As the leader of his team, Fox has to deal with a lot, like picking up the slack for incompetent team mates. Somehow he never becomes annoyed with them constantly begging to be saved. Unlike Luke, Fox has had to fight giant monsters while piloting his Arwing, as well as navigate crazy enemy bases and asteroid fields. Fox has also had to save the galaxy WITHOUT the help of some mystical super power, and instead has to rely entirely on skill. So ask yourself: is Fox a knock off of Luke Skywalker, or is Luke Skywalker a wannabe version of Fox McCloud?
No list of great non-human protagonists would be complete without including Abe from the Oddworld series. In the beginning of Abe’s Oddysee he is a slave worker at Rupture Farms. He soon begins an effort to escape when he learns of the lovely folks at Rupture Farms plans to start harvesting his race, the Mudokons, for a new meat product they intend to sell. You can’t help but be entertained by his journey as he clumsily makes his escape, and humorously interacts with fellow members of his race as he tries to save them from their impending, but oh so tasty, doom.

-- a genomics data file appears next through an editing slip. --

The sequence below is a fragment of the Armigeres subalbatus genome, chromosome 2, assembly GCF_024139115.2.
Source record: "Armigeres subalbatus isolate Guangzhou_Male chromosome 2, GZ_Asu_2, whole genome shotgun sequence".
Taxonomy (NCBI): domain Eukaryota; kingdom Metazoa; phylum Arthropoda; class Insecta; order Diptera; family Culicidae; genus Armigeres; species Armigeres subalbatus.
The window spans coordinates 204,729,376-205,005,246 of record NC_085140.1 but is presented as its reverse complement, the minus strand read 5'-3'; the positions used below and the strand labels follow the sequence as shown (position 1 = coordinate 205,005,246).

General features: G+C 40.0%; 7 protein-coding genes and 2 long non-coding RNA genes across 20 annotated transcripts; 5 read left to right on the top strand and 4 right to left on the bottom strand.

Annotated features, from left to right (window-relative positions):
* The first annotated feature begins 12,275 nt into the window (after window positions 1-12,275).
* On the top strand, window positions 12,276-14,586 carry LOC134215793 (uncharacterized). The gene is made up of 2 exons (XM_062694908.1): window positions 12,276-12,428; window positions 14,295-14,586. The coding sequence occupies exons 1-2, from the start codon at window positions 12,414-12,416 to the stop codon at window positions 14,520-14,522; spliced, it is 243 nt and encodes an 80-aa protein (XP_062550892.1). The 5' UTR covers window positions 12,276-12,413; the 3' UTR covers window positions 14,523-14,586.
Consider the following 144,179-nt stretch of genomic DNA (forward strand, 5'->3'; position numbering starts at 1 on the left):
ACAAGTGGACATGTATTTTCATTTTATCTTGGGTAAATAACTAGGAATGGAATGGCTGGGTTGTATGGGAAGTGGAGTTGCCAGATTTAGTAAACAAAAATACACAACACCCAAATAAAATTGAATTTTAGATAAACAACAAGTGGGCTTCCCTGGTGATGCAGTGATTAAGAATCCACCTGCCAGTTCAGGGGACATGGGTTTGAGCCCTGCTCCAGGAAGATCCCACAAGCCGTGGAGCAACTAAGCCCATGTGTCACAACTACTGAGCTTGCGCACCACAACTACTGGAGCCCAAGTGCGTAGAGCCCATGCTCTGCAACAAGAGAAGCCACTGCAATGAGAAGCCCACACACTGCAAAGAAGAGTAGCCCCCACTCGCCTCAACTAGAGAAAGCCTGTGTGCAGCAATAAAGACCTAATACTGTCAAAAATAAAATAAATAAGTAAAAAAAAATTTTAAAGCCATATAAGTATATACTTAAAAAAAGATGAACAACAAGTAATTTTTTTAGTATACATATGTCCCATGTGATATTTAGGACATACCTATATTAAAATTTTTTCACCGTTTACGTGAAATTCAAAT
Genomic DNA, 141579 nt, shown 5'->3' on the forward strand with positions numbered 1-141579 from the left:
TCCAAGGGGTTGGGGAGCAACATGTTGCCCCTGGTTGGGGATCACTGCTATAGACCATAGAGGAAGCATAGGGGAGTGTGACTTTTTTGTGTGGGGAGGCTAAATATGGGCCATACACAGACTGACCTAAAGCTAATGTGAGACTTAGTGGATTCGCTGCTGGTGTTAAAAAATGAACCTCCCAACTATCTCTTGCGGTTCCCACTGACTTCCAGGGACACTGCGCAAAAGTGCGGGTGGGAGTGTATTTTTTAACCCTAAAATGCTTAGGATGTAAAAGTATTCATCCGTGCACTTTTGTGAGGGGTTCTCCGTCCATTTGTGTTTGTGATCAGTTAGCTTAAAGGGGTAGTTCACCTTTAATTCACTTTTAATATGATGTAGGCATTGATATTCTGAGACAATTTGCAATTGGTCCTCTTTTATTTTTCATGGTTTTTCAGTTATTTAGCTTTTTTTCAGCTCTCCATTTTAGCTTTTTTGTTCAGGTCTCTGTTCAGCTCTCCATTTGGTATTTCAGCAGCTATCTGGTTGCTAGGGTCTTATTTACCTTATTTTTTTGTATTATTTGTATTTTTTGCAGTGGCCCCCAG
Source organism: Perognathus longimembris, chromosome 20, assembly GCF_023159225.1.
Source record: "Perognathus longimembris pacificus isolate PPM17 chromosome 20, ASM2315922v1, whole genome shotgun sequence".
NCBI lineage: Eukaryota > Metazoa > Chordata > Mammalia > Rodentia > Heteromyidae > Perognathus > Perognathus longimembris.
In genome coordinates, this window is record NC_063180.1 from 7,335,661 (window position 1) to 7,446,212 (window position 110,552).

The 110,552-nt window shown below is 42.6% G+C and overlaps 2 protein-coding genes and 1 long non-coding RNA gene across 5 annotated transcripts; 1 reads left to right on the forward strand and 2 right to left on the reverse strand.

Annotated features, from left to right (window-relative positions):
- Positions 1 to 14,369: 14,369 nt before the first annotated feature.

Although the subject matter of the game is very mature, you don’t have to play it that way. I spent countless hours getting into slap fights with my brethren then sheepishly apologizing so they’d once again be friendly with me. Not only that, but I would purposely lead my fellow Mudokons through clouds of laughing gas, just because. I’m sure Abe hated me for it.
When all is said and done, Abe is a great character. He always has the best intentions at heart. He tries to avoid violence if possible. In fact, Abe technically never harms anyone himself throughout the game, although he does have the ability to possess the guards in the game and make them explode… but that’s just semantics. Regardless, I can’t wait to get to control Abe again later this year when Oddworld: New ‘N’ Tasty launches.
Let us know some of your favorite non-human protagonists in the comments below!